This is from Rebel Traders:
Need Another Reason for not Liking the TARP - JP Morgan Chase is one
Posted: October 26, 2008 at 3:39 pm by Chuck
Hank Paulson is promising to write checks to banks, even if they don’t need it in order to ‘foster a lending environment’ as Paulson says.
For a very long time I have said that the bail out package would not ‘fix’ the markets, instead it only drains the federal balance sheet and puts the United States at risk of a severe economic dislocation (i.e. - debt default, bond market crash, etc).
The bail out bill (a.k.a. TARP, and now the ESSA) is turning into more of a disaster with every passing day.
One of the financial institutions to receive $25 Billion tax payer dollars is JP Morgan Chase (JPM). Recently a reporter for the New York Times accessed an employee only teleconference to discuss the TARP program and the money that Hank Paulson will be giving them. JP Morgan did not know that a reporter was listening in on their plans.
JP Morgan said in reference to the question on the Government provided money:
“Twenty-five billion dollars is obviously going to help the folks who are struggling more than Chase,— he began. “What we do think it will help us do is perhaps be a little bit more active on the acquisition side or opportunistic side for some banks who are still struggling. And I would not assume that we are done on the acquisition side just because of the Washington Mutual and Bear Stearns mergers. I think there are going to be some great opportunities for us to grow in this environment, and I think we have an opportunity to use that $25 billion in that way and obviously depending on whether recession turns into depression or what happens in the future, you know, we have that as a backstop.—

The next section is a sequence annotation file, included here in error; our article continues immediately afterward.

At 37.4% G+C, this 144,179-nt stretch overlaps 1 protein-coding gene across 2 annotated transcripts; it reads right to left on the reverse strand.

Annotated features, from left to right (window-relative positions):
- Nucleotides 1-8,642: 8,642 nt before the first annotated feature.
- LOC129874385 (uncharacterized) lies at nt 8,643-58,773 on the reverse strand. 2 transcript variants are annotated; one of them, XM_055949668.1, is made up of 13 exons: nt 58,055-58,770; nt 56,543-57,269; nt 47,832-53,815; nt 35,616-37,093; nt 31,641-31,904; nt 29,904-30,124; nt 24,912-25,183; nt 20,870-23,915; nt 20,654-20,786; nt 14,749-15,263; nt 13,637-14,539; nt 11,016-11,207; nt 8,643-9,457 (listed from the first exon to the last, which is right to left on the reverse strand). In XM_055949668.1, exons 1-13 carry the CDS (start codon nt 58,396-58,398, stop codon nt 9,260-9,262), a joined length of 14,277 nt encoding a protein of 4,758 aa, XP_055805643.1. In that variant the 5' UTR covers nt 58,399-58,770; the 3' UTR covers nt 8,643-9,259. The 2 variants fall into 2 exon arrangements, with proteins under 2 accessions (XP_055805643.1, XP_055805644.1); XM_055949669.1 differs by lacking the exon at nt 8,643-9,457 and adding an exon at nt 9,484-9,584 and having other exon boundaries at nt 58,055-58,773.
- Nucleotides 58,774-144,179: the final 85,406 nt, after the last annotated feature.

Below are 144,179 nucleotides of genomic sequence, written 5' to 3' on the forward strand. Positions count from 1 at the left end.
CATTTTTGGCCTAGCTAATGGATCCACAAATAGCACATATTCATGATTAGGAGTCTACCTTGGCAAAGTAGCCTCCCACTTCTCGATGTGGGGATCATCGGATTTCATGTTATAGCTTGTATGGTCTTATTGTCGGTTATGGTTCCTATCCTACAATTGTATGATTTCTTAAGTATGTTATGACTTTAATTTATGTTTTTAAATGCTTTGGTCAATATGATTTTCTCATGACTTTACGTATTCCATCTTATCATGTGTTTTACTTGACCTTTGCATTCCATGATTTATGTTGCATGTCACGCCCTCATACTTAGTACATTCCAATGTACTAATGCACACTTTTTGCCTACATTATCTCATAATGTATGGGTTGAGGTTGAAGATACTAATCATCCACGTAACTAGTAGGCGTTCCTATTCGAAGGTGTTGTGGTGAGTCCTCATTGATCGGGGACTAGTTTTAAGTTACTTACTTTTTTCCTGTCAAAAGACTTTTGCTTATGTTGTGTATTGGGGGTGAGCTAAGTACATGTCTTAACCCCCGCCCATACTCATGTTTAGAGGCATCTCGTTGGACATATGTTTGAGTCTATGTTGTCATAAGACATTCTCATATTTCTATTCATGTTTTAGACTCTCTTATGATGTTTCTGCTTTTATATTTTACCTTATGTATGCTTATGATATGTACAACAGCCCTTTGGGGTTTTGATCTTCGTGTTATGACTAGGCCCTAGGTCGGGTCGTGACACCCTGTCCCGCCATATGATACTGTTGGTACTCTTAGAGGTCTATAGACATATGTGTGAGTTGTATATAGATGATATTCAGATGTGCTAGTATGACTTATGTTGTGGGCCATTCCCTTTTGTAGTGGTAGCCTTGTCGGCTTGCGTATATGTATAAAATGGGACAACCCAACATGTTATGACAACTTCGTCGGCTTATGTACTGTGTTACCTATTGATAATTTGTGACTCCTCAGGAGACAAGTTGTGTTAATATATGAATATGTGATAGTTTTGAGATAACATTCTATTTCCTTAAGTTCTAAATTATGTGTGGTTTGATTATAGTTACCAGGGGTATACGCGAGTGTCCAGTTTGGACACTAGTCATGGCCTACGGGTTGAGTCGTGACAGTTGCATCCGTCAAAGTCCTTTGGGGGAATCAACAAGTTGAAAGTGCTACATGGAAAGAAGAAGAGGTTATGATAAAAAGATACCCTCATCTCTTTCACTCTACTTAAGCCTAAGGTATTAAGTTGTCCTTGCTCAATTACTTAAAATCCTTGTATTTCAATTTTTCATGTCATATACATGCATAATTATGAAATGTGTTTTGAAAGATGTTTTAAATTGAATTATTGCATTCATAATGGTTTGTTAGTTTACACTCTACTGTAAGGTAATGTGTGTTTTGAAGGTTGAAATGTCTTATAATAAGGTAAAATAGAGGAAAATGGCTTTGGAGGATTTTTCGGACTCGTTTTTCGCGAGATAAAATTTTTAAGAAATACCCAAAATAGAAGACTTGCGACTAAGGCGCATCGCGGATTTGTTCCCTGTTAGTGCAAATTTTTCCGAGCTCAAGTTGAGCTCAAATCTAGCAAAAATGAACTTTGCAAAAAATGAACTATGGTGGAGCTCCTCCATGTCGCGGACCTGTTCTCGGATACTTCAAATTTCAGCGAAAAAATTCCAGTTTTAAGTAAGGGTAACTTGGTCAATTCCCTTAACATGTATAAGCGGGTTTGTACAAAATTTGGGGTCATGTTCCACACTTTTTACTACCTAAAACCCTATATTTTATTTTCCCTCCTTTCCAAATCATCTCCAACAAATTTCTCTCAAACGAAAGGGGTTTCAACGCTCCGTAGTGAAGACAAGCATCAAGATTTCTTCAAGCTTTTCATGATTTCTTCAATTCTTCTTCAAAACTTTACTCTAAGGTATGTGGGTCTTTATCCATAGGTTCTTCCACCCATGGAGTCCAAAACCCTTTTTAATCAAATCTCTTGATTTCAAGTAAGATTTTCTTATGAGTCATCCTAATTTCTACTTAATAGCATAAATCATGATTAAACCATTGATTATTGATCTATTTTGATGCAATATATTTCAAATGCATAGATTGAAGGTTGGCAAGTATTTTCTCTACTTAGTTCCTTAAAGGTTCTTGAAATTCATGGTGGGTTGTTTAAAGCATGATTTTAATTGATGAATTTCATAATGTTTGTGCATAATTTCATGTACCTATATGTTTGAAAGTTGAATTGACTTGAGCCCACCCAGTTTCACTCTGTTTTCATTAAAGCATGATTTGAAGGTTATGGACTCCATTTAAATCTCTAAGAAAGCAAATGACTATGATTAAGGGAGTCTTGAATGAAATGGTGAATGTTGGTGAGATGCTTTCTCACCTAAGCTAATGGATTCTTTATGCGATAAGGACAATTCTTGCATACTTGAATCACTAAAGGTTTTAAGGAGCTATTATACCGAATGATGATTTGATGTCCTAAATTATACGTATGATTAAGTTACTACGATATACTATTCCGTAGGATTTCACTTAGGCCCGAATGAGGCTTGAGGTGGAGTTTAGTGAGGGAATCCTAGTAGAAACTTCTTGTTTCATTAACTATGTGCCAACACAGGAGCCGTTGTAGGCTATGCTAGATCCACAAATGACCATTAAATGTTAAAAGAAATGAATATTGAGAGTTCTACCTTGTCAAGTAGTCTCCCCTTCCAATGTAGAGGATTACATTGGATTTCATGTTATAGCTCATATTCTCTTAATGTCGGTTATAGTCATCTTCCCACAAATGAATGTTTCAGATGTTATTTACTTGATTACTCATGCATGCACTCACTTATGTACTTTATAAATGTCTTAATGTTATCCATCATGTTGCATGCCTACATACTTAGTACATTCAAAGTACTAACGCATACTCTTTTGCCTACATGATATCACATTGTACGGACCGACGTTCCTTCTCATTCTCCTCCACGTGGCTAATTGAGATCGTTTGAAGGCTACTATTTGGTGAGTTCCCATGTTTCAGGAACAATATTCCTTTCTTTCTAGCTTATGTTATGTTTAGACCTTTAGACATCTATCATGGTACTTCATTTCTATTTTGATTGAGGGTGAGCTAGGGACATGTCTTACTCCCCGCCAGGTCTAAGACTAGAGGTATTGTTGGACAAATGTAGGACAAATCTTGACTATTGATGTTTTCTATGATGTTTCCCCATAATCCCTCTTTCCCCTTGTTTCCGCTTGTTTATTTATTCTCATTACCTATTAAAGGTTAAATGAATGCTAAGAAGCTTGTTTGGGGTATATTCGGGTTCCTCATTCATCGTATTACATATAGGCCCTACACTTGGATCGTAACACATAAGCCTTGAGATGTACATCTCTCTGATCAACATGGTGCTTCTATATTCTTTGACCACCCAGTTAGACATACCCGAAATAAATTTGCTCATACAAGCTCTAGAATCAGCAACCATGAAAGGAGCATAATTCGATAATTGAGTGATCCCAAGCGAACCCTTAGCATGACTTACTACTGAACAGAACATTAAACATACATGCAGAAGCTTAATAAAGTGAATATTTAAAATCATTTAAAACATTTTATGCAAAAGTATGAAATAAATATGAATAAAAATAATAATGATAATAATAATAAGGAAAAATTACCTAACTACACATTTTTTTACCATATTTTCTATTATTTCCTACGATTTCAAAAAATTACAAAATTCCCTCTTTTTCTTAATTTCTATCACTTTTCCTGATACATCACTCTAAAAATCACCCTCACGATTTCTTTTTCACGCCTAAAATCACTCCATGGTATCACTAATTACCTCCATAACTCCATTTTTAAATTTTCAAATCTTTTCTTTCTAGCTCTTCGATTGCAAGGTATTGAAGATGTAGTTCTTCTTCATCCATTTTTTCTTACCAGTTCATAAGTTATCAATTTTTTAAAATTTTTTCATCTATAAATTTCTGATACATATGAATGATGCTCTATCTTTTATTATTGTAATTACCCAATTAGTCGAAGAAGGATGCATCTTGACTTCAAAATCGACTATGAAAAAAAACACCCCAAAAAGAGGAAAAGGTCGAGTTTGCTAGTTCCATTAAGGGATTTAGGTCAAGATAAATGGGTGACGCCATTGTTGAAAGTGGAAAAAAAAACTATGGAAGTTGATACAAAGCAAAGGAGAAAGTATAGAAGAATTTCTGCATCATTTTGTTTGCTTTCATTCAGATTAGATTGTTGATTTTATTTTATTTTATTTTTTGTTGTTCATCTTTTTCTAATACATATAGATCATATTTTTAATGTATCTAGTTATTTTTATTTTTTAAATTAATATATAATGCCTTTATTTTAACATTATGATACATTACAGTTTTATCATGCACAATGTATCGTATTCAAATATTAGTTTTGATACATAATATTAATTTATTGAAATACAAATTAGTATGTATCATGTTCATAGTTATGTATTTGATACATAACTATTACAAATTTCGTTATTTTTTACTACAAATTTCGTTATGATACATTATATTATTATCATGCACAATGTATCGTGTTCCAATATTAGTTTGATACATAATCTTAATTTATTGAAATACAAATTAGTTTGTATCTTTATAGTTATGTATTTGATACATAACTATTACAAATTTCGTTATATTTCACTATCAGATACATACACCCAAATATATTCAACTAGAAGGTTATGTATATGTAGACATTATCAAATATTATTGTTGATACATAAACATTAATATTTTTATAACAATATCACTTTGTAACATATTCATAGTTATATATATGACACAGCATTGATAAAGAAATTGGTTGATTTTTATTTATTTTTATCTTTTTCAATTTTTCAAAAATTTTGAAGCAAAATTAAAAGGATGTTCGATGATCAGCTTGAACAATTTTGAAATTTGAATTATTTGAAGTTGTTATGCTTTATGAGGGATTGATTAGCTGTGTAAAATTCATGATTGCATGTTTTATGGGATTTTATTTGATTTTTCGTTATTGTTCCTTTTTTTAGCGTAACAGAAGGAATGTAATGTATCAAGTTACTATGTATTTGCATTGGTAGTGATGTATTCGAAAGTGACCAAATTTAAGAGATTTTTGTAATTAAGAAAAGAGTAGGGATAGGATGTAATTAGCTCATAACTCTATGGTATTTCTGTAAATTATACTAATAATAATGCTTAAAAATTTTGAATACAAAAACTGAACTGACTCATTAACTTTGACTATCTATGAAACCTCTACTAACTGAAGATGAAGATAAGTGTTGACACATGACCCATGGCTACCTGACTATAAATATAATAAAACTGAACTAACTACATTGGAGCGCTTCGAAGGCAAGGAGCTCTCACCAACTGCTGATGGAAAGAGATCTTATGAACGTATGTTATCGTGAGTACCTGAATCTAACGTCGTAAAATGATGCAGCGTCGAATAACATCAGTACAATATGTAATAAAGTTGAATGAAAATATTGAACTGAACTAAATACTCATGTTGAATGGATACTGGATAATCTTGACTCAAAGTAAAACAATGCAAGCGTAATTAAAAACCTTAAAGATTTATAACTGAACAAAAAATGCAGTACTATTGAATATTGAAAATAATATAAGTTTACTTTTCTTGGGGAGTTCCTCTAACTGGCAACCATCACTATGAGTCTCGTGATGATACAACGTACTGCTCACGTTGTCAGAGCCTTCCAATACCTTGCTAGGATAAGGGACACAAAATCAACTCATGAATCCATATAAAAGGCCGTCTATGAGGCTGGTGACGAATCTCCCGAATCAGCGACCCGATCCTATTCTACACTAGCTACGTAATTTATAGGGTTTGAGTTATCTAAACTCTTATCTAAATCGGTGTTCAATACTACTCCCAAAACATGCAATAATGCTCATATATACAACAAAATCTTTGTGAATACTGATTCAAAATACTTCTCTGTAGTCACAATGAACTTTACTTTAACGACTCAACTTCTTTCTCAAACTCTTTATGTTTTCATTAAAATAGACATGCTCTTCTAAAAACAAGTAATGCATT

Yep.. that big emergency ‘package’ that had to be passed or the world was going to come to an end is being used to help big corporations grow and build their company. I thought companies were supposed to do that on their OWN dime.
My reaction: Paulson is an idiot. A bad bailout is worse than no bailout. If the government had gotten voting rights and seats on the board of directors, the capital injections into the banking system might have done some good. Unfortunately, the government handed banks a blank check with no strings attached, and no one believes banks will start lending. As a result, investors are acting as if the bailout will fail, and even more confidence in the system is lost.